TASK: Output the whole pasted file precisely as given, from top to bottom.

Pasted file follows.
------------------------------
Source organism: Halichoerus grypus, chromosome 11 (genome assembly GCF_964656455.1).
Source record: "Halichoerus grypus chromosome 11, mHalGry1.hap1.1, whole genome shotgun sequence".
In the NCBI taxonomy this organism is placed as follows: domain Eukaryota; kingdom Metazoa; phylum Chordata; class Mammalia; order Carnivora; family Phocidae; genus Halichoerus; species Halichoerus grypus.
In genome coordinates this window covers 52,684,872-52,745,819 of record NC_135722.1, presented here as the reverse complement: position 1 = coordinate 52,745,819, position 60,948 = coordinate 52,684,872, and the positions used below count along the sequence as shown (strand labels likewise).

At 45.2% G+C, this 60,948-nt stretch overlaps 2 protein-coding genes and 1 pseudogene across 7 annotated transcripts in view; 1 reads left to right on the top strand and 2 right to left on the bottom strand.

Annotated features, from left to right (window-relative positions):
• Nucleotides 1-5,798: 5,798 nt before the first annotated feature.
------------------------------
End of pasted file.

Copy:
Source organism: Halichoerus grypus, chromosome 11 (genome assembly GCF_964656455.1).
Source record: "Halichoerus grypus chromosome 11, mHalGry1.hap1.1, whole genome shotgun sequence".
In the NCBI taxonomy this organism is placed as follows: domain Eukaryota; kingdom Metazoa; phylum Chordata; class Mammalia; order Carnivora; family Phocidae; genus Halichoerus; species Halichoerus grypus.
In genome coordinates this window covers 52,684,872-52,745,819 of record NC_135722.1, presented here as the reverse complement: position 1 = coordinate 52,745,819, position 60,948 = coordinate 52,684,872, and the positions used below count along the sequence as shown (strand labels likewise).

At 45.2% G+C, this 60,948-nt stretch overlaps 2 protein-coding genes and 1 pseudogene across 7 annotated transcripts in view; 1 reads left to right on the top strand and 2 right to left on the bottom strand.

Annotated features, from left to right (window-relative positions):
• Nucleotides 1-5,798: 5,798 nt before the first annotated feature.